ABA is an applied branch of behavioural sciences that has, over the past 60 years proven effective in developing tactics and strategies implemented across various fields. This includes evidenced based practices in early years, general and special education, health, business and organisations, gerontology and public health.
Its based on key principles foundational to scientific view (pragmatism, empiricism, experimentation, parsimony, replication, philosophical doubt) and it applies specific methodology to address socially significant areas of concern to the individual. The behaviour analytical view is that Autism Spectrum Condition (ASC) is a syndrome of behavioural deficits and excesses that have a neurological basis but are nonetheless amenable to change in response to specific, carefully programmed, constructive interactions with the environment.
Behaviours targeted for change will be unique to each individual, however teaching functional communication is often a priority as it allows an individual to express preference, request for desired items and activities, and increase their social interactions with others. Communication is key to understanding the world around us and being able to learn and ensure our needs can be met."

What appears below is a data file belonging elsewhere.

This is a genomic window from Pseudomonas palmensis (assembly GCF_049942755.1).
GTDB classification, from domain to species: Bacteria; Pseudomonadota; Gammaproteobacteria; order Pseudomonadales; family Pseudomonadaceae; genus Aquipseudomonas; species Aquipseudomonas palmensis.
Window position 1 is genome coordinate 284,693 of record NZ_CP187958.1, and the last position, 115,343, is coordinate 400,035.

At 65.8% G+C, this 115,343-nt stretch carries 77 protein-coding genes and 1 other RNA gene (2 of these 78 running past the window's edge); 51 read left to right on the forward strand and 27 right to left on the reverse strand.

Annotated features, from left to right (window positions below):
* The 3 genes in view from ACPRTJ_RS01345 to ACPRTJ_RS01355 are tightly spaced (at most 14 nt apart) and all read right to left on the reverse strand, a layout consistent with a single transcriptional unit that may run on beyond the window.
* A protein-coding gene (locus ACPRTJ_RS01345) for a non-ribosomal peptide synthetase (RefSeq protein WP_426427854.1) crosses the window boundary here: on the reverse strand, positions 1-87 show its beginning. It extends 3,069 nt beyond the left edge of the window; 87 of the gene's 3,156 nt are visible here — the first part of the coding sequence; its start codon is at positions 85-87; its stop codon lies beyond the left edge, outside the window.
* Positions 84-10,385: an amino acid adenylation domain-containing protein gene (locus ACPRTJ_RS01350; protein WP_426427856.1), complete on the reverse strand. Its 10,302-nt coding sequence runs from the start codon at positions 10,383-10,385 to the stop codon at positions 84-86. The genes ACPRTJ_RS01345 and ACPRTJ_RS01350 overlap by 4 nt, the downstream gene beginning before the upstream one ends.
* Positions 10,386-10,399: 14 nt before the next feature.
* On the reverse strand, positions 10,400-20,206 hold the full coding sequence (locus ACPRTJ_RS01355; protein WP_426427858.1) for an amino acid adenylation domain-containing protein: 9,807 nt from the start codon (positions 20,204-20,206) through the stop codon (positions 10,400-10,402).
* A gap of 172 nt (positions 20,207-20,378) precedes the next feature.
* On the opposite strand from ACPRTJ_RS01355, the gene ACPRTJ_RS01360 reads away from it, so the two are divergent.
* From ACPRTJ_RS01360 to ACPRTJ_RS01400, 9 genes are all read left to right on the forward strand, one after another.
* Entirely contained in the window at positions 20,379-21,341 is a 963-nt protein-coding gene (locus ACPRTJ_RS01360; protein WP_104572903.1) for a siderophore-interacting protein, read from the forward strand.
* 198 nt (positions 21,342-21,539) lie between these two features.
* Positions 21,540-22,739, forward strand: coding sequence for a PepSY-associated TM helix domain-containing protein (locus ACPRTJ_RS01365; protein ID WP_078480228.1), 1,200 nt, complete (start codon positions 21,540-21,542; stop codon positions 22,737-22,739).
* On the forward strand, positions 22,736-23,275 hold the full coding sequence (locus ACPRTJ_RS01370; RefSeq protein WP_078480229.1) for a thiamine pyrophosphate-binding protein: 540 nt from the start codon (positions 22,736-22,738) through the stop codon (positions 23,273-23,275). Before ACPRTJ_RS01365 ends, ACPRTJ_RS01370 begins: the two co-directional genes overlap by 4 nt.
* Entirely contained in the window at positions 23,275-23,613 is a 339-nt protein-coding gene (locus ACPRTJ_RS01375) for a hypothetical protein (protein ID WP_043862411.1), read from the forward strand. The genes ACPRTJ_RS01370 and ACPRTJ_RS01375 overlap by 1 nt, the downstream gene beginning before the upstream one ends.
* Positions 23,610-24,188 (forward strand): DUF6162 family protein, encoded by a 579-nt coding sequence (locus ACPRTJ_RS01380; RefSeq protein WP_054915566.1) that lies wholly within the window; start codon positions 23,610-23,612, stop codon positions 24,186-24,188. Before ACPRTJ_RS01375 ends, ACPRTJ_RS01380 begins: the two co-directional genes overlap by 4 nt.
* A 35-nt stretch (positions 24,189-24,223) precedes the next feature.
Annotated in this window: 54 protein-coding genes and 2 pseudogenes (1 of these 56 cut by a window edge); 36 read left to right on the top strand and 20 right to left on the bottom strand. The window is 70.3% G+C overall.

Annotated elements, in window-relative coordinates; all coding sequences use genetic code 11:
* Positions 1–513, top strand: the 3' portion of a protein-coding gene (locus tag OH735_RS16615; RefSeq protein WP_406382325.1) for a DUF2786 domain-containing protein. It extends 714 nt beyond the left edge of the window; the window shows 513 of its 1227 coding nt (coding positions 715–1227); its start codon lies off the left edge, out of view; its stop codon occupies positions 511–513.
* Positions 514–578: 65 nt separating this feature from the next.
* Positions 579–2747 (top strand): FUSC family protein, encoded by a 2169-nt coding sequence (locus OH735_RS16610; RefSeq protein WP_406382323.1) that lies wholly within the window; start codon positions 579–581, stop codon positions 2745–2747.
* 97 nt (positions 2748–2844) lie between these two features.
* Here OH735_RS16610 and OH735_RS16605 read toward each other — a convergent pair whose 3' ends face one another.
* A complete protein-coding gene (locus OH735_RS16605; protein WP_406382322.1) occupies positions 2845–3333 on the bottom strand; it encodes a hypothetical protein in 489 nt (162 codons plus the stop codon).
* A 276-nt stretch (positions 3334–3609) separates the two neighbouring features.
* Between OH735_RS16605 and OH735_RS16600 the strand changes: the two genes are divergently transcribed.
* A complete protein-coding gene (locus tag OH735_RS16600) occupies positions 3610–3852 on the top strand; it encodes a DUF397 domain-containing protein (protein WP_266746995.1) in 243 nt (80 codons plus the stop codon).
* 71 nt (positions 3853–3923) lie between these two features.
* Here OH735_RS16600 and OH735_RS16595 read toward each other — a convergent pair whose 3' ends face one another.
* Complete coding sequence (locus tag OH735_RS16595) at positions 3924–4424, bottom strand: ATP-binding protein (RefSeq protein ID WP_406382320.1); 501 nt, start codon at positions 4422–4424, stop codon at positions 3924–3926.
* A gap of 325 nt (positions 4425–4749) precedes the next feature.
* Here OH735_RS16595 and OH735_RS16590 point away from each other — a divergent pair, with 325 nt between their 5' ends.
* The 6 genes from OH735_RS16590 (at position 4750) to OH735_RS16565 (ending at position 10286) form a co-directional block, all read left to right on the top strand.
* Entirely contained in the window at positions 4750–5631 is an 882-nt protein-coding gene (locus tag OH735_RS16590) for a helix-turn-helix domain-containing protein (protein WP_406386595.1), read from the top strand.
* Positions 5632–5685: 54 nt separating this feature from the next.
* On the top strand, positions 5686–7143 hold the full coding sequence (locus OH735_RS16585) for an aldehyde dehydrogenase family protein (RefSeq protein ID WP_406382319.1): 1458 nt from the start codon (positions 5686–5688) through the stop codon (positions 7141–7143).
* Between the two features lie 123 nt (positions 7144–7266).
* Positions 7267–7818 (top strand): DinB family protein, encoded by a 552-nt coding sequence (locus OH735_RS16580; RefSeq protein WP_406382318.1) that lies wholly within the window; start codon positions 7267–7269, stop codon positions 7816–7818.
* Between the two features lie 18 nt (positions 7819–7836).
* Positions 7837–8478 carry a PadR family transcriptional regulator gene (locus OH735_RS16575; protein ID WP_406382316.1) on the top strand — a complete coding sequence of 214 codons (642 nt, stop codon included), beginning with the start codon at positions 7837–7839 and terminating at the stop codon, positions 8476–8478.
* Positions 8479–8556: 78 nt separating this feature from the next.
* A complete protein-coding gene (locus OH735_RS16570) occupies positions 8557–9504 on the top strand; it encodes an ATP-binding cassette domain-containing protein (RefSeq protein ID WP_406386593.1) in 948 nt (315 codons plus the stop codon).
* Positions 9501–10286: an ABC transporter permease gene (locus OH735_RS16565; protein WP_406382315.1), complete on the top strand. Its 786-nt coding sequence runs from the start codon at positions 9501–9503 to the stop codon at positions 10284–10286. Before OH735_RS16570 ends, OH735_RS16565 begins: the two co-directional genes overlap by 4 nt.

ABA (Applied Behaviour Analysis) refers to interventions that are developed from a branch of science called behaviour analysis.
ABA is much more than an intervention for children with autism. It can be used to help with anything from treating eating disorders to traffic control.
Behaviour analysts examine the causes and the consequences of behaviour. They then develop interventions based on this information.
One of the strengths of ABA for children with autism is that it can address every behaviour relevant to that child (both excesses and deficits). Behaviour Analysts are not distracted by the many different theories of the causes of autism (along with their related treatments) and so have been able to steadily develop and refine their approach. Today’s modern ABA programmes look very different from those 20 years ago. ABA is now able to be much more flexible, functional and fun for the child.
Other ABA techniques e.g. PECS (picture exchange communication system), specific behaviour management techniques can also be very helpful on their own to target specific concerns.
Behavioural interventions have undergone the most rigorous assessment compared with non-behavioural and eclectic approaches. There are many decades of research concerning the effectiveness of ABA in general and hundreds of more recent studies demonstrating the effectiveness of EIBI (Early Intensive Behavioural Intervention) with young children with autism.